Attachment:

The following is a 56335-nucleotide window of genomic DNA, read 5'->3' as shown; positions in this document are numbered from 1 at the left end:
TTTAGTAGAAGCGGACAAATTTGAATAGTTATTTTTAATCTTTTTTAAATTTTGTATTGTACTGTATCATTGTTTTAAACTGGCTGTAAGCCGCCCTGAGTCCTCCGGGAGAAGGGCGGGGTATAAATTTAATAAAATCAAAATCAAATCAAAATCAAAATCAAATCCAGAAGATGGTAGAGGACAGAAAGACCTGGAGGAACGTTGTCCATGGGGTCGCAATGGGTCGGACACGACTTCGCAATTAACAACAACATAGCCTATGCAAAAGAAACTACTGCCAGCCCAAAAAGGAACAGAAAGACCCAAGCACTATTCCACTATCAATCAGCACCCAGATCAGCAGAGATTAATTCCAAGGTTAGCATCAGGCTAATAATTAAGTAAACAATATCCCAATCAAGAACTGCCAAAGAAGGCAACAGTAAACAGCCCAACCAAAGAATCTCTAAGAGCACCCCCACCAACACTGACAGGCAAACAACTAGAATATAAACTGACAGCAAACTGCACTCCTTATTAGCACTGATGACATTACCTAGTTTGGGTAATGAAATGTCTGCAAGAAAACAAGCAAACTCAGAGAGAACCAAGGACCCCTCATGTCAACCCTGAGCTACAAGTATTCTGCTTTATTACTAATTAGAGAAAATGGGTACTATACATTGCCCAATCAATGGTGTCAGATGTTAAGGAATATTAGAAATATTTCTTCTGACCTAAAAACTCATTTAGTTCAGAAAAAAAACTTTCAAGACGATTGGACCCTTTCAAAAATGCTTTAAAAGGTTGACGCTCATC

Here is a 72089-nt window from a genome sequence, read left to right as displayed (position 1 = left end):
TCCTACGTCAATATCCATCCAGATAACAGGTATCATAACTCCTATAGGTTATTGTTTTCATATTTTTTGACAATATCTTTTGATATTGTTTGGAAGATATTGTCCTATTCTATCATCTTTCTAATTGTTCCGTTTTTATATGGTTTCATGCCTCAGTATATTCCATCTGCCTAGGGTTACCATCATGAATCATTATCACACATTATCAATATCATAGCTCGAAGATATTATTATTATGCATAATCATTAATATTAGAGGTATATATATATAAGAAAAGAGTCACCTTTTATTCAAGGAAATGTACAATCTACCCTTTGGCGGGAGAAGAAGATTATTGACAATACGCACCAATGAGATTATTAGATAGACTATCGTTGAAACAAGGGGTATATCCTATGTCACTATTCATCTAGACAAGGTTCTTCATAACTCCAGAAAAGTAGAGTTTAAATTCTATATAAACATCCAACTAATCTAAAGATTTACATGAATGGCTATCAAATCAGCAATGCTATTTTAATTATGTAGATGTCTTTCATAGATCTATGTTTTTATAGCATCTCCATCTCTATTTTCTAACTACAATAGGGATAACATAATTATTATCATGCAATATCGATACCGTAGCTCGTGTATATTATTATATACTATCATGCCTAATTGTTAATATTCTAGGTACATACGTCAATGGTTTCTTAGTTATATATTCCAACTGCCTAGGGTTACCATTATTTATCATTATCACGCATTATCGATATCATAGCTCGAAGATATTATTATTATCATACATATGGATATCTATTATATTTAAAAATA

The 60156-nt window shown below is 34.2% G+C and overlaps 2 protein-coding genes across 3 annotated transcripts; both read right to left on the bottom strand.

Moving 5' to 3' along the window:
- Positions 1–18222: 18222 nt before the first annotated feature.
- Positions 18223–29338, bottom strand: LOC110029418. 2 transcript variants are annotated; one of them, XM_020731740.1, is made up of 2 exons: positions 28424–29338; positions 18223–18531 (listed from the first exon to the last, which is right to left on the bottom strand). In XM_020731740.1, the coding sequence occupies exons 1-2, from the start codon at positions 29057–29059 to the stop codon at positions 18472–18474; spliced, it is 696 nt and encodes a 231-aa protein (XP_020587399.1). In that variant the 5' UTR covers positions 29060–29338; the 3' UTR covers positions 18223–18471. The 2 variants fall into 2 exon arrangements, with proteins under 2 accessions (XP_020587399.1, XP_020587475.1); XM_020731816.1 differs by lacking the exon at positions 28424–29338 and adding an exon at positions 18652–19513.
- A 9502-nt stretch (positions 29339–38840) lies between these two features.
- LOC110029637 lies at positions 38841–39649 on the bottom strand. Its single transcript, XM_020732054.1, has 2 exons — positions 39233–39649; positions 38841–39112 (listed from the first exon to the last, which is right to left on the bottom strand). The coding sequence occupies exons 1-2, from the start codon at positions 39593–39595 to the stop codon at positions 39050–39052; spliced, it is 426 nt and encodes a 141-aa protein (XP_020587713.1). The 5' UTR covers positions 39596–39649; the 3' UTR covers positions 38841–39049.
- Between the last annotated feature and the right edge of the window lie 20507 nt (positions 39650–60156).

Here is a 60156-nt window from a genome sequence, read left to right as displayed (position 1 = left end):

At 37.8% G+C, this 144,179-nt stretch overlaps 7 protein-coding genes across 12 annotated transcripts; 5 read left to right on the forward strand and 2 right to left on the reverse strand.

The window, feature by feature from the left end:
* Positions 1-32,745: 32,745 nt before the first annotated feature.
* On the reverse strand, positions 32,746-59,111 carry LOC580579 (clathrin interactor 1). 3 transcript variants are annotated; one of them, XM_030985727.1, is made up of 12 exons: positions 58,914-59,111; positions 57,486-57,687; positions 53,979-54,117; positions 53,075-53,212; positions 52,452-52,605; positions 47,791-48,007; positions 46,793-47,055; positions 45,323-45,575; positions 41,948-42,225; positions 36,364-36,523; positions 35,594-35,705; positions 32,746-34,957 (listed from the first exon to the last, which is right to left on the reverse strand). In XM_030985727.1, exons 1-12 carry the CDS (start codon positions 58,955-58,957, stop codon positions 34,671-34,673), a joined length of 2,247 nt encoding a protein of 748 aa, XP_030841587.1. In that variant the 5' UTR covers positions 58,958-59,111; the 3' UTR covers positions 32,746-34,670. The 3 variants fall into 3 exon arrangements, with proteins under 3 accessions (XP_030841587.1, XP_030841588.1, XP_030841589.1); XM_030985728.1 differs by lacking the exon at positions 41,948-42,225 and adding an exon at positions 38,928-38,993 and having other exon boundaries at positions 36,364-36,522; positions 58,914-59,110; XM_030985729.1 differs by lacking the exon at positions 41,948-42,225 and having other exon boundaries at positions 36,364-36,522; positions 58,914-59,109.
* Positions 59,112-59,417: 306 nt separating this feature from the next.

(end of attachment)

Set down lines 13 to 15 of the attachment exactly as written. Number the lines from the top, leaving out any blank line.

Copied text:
At 37.8% G+C, this 144,179-nt stretch overlaps 7 protein-coding genes across 12 annotated transcripts; 5 read left to right on the forward strand and 2 right to left on the reverse strand.

The window, feature by feature from the left end:
* Positions 1-32,745: 32,745 nt before the first annotated feature.